To trace the evolution of the male body standard from years past, we only need to look at Superman. Since his creation in 1938, the iconic superhero has represented the ideal American man—strong, handsome and selfless. In the “Superman” movies from 1978 to 1987, the hero was played by Christopher Reeves, a man with an athletic but not crazily muscular build. In 2013 to 2016, however, Henry Cavill replaced Reeves as Superman, making Reeves’ Superman seem almost puny in contrast to Cavill’s incredibly buff counterpart.
Superman’s body type mirrors that of the fluctuating American beauty standards. The ideal male body has roughly remained lean, athletic and muscular in recent years—physical traits that reflect the social standard for male behavior as strong, confident and infallible. In order to feel like a man, society believes that one must look like a man.
In a study on adolescent male body dissatisfaction published to the National Institutes of Health, researcher Jessica H. Baker and her team found that the two main factors that govern a teenage boy’s satisfaction with his body are height and muscle. In the study, 67% of the boys reported low dissatisfaction with their height, while 79.3% reported intermediate to severe dissatisfaction with their muscle mass.
Due to coexisting desires to improve his mental state and transform his body, senior Darshan Dullabh found himself gravitating towards weightlifting. “I was overweight and borderline obese, and I saw weightlifting as an opportunity to change myself for the better, both mentally and physically,” he said. “This was and is my motivation for weightlifting: the ability to transform my body into what I want.
It became an addictive feeling that fueled and motivated me to get up and make a change.”
Many recent gym practices are targeted to build more muscle, a determination partly fueled by the desire to conform to the ideal male standard. This includes bulking, a procedure where a skinnier person looking to build muscle will consume calories far exceeding their typical intake in an effort to gain weight. Eventually, the intention is to turn that added weight into muscle through an intense workout and lifting routine called “cutting.” While the bulking and cutting procedure is a practice aimed at achieving positive results in the long run, such erratic diets and fitness regimens can cause lasting damage to the body. According to Healthline, side effects include increased risk of injury, sluggishness and elevated blood cholesterol and sugar levels.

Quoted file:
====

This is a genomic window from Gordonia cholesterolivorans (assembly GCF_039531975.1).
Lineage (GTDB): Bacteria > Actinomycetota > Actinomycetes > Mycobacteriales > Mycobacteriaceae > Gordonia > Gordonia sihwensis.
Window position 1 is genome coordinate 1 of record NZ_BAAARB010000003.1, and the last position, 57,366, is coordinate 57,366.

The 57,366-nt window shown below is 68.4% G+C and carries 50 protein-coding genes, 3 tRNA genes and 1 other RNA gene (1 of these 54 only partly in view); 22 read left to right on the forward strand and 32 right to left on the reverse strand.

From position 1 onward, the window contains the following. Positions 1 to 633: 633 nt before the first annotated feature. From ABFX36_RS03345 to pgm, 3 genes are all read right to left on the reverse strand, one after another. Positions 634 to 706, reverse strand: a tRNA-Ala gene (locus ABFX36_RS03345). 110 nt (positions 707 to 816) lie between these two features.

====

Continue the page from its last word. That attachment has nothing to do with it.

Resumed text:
While bulking may have its physical benefits, it can also negatively impact people mentally. “Due to the bulking process [that] adds more fat on an individual’s body, specifically in the midsection and face, athletes may oftentimes form minor negative feelings toward themselves and their self-image,” Dullabh said.
According to senior Amar Srivastava, his idea of the ideal male body is also shaped by the media he consumes online. “I think the media in general, whether it be social media, television or movies, has had the biggest negative effect on my body image,” he said. “I’ve realized that I’m not a ‘conventionally attractive’ man. I see the men that are regarded as being attractive, and I look nothing like them.”
While observing picture-perfect models in modern media can be disheartening for the everyday viewer, Srivastava’s eventual path to self-confidence gives him hope that others can feel the same. “I used to abhor the way I looked because I didn’t feel represented in the media as an ‘ideal’ male, even in my ethnicity,” he said. “But I feel as though I’ve made great strides. I actually love the way I look now. I like that I look unique. It’s important to remember that [ideal body types] aren’t representative of true beauty. At the risk of sounding cliché, everyone is beautiful, and looking different makes you beautiful.”